Intervening rights do not limit damages where original and reexamined claims are “substantially identical” in scope

Convolve, Inc. v. Compaq Computer Corp., No. 2014-1732 (Fed. Cir. Feb. 10, 2016)

The district court granted summary judgment for alleged infringers on the grounds that their products did not directly infringe because they did not meet certain limitations presented in the asserted claims and that infringement liability was precluded by intervening rights arising from a substantive amendment to the asserted claims after reexamination.  

The patents recited a method for controlling the operation of a data storage device that includes a “user interface” that outputs certain “commands” that were “shaped when issued from the processor.” The Federal Circuit found that the district court erred by treating all asserted claims as having the same scope (specifically, that the claim language implicitly required a singular processor associated with the user interface that issues the commands), because that overlooked the differences among the asserted claims. The Federal Circuit reversed the finding of no infringement as to one set of claims that recited “a processor,” because no clear intent was found in the specification or prosecution history to limit “a” to just a single processor in that set of claims.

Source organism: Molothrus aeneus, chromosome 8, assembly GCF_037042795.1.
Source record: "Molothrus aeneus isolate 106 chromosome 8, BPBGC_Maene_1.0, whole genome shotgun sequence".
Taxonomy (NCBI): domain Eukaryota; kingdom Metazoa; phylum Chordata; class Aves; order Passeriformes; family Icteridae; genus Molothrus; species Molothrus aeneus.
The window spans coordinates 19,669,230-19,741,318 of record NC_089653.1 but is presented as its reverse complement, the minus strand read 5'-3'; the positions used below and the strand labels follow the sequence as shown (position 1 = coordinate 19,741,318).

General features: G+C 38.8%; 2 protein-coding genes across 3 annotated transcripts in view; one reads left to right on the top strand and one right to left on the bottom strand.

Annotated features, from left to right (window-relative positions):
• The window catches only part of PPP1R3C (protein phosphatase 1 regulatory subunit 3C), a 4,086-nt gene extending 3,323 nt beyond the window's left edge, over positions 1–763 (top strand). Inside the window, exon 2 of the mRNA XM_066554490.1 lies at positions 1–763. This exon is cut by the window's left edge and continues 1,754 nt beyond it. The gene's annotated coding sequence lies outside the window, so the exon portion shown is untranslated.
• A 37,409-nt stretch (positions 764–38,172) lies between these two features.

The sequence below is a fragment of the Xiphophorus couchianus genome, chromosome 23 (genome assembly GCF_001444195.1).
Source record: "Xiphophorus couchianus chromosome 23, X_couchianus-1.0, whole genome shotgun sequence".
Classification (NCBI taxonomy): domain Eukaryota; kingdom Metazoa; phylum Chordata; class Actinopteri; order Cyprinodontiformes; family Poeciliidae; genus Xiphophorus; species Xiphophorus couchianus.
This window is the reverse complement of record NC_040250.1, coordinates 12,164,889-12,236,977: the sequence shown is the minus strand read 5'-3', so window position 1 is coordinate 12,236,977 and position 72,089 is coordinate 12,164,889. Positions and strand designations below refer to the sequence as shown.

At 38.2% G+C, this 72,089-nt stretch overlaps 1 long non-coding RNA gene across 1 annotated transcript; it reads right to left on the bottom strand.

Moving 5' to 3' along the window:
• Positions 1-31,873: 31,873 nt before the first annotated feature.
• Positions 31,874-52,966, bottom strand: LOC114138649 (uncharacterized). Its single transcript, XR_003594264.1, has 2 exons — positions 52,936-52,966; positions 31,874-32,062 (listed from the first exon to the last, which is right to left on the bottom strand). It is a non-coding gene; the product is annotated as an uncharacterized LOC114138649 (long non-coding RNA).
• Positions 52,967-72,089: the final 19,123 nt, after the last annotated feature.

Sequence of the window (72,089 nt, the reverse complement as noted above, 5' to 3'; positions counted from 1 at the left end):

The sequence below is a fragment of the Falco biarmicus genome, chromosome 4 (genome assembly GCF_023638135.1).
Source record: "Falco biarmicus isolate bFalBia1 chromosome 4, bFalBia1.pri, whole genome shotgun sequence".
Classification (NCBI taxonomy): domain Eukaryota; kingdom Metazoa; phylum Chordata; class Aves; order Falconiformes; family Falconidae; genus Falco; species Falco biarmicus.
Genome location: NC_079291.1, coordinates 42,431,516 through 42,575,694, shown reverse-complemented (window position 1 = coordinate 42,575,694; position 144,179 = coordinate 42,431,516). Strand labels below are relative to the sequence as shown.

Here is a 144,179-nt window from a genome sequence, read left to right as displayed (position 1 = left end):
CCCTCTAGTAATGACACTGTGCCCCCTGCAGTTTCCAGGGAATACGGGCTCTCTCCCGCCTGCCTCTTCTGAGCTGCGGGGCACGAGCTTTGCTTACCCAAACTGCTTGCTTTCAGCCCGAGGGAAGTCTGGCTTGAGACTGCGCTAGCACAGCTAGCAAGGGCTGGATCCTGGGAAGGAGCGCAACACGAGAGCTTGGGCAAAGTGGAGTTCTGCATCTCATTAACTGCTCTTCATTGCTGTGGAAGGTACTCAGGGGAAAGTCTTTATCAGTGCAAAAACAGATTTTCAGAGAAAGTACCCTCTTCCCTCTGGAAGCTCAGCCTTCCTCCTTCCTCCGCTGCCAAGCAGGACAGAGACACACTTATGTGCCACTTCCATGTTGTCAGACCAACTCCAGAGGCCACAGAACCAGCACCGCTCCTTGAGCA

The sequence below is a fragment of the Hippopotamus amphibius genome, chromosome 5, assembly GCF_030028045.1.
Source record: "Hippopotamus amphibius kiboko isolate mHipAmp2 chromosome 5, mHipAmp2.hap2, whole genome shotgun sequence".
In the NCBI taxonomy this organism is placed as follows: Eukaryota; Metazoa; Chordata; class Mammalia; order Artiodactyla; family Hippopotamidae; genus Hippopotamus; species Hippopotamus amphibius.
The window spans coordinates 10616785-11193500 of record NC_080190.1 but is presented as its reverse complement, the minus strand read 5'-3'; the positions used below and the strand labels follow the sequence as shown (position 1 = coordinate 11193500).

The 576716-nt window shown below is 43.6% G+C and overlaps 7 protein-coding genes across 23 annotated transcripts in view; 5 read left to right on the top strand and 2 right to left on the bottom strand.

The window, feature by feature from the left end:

With regards to intervening rights, the Federal Circuit confirmed that a patentee of a patent that survives reexamination is entitled to infringement damages. Damages can be received for the period between the issuance of the original claims and the date of the reexamined claims and only if the original and reexamined claims are “substantially identical.” The court again emphasized that all amendments made during reexamination do not necessarily mean that the scope of the claims would be substantively changed.  

Applying this rule, the court analyzed the original and reexamined claims and found no substantive change. After separately scrutinizing the specification, the prosecution history before reexamination, and the prosecution history of the reexamination, the court found that the addition of the term “seek” to the previously used term of “acoustic noise” did not alter the scope of the claims because the claims were originally limited to seek acoustic noise. Thus, the original and reexamined claims were substantially identical and not changed by the amendment, such that damages were available to the patentee and were not precluded by intervening rights.

A copy of the opinion can be found here.